San Juan Hill 1898: America's Emergence as a World Power

Bloomsbury Publishing
Free sample

Labelled a 'splendid little war' by Senator John Hay, the Spanish American War was a peculiar event in America's history, provoked as much by the press as by political pressures. Here, aided by superbly detailed maps and artwork, the author deals with the clashes at Las Guasimas and El Caney, the capture of San Juan Hill, and the naval battle and siege of Santiago. The war was to mark the end of Spanish sovereignty in her 'New World', and the establishment of the United States of America as a world power.
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About the author

Angus Konstam hails from the Orkney Islands and is the author of over 15 books, many of which are published by Osprey. His other maritime titles include Elite 67: Pirates 1660-1730, Elite 69: Buccaneers 1620-1700 and Elite 70: Elizabethan Sea Dogs 1560-1605. Formerly the Curator of Weapons in the Royal Armouries at the Tower of London, he also served as the Chief Curator of the Mel Fisher Maritime Museum in Key West, Florida. He is now based in London, where he combines a freelance museum consultancy business with a career as a historian and writer.

David Rickman lives in the State of Delaware, USA. He is the exhibits coordinator for the state parks system, where his favourite project is helping to restore and furnish an American Civil War-era seacoast fortress. At other times he is a freelance illustrator specialising in historical and ethnographic subjects. His works are in the collections of the National Park Service, Parks Canada and various other museums and historic sites. The son of a US Navy aviator, Mr Rickman grew up in California, has lived in Japan and now lives in Wilmington, Delaware with his wife, Deborah.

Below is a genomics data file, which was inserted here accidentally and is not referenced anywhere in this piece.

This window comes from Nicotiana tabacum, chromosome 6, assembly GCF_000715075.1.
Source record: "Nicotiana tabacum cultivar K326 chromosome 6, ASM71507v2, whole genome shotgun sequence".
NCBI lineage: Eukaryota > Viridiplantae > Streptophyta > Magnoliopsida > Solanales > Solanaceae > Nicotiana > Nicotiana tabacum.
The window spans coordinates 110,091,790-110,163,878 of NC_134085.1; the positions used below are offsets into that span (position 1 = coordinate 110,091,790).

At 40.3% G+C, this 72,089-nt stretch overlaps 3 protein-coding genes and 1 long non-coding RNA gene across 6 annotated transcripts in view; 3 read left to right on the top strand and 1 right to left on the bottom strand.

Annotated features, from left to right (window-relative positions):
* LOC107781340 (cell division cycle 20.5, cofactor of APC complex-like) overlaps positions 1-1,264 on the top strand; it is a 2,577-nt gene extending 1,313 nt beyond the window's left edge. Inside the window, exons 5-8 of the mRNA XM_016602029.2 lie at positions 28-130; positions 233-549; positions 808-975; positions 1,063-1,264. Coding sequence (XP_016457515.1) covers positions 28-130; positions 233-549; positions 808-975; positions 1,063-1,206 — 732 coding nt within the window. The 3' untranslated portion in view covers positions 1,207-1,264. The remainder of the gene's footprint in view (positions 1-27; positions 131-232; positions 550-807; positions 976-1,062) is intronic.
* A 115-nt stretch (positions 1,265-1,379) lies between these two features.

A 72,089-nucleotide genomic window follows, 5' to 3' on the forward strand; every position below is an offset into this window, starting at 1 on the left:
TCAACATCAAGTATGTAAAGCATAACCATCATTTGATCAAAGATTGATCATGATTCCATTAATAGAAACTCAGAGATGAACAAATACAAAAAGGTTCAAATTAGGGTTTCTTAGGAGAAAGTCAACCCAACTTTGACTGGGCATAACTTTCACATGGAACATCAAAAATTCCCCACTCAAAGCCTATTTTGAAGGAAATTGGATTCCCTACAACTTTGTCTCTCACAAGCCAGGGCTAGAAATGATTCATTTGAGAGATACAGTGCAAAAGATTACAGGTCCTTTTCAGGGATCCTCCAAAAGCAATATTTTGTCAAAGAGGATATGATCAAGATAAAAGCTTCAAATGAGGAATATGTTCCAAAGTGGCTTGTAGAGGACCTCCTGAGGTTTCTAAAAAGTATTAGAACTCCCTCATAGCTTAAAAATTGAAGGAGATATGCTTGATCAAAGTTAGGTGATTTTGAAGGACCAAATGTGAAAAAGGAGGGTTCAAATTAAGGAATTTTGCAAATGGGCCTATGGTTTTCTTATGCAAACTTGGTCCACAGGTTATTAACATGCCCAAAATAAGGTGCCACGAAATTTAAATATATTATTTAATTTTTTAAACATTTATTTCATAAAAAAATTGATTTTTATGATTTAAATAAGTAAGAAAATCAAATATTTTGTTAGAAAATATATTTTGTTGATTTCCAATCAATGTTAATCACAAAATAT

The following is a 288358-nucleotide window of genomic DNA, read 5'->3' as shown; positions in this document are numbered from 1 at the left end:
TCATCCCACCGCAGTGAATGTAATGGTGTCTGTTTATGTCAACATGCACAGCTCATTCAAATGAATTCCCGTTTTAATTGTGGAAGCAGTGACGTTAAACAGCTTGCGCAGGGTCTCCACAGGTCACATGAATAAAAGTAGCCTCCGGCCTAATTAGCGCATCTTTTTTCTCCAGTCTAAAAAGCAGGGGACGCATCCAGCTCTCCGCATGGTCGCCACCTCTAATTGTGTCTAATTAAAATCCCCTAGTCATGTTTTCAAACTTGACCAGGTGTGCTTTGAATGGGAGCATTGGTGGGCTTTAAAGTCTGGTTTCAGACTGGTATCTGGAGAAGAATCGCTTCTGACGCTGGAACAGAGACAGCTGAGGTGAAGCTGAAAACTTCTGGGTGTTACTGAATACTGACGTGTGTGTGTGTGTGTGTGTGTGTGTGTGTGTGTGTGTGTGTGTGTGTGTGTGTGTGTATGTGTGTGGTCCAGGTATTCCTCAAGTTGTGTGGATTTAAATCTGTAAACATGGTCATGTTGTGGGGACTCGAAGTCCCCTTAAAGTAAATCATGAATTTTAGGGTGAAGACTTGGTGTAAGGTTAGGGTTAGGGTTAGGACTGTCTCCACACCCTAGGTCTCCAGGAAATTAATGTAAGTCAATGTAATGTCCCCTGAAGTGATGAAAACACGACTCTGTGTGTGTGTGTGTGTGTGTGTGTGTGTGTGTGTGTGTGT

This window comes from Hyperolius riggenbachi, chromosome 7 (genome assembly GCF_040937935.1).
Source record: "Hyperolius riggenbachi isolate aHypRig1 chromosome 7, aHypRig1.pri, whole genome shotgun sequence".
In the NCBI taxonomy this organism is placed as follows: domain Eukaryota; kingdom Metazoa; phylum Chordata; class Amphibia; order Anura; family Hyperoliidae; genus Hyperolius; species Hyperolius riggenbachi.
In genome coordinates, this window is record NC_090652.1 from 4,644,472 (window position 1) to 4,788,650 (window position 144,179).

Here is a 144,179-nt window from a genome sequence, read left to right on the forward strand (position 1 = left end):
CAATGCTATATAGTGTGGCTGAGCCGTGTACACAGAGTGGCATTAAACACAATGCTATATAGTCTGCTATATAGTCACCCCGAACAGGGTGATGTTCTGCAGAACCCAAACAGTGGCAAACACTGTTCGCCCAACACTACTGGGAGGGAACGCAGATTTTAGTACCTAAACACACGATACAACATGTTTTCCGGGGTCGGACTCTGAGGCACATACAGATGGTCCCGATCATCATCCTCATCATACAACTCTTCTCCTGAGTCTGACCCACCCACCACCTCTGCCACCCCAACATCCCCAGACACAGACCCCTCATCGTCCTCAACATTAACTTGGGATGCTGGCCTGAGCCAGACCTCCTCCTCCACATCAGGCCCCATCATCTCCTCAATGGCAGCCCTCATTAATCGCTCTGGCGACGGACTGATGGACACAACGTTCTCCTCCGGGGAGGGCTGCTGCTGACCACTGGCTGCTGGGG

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Additional Information

Publisher
Bloomsbury Publishing
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Published on
Feb 20, 2013
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Pages
96
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ISBN
9781846036385
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Best For
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Language
English
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Genres
History / General
History / Military / General
History / Modern / 19th Century
History / Reference
Technology & Engineering / Military Science
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Content Protection
This content is DRM protected.
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Winner, 2018 PEN/E.O. Wilson Prize for Literary Science Writing
Short-listed for the 2018 Wellcome Book Prize
A Top 10 Science Book of Fall 2017, Publishers Weekly
A Best History Book of 2017, The Guardian

"Warning: She spares no detail!" —Erik Larson, bestselling author of Dead Wake

In The Butchering Art, the historian Lindsey Fitzharris reveals the shocking world of nineteenth-century surgery and shows how it was transformed by advances made in germ theory and antiseptics between 1860 and 1875. She conjures up early operating theaters—no place for the squeamish—and surgeons, who, working before anesthesia, were lauded for their speed and brute strength. These pioneers knew that the aftermath of surgery was often more dangerous than patients’ afflictions, and they were baffled by the persistent infections that kept mortality rates stubbornly high. At a time when surgery couldn’t have been more hazardous, an unlikely figure stepped forward: a young, melancholy Quaker surgeon named Joseph Lister, who would solve the riddle and change the course of history.

Fitzharris dramatically reconstructs Lister’s career path to his audacious claim that germs were the source of all infection and could be countered by a sterilizing agent applied to wounds. She introduces us to Lister’s contemporaries—some of them brilliant, some outright criminal—and leads us through the grimy schools and squalid hospitals where they learned their art, the dead houses where they studied, and the cemeteries they ransacked for cadavers.

Eerie and illuminating, The Butchering Art celebrates the triumph of a visionary surgeon whose quest to unite science and medicine delivered us into the modern world.

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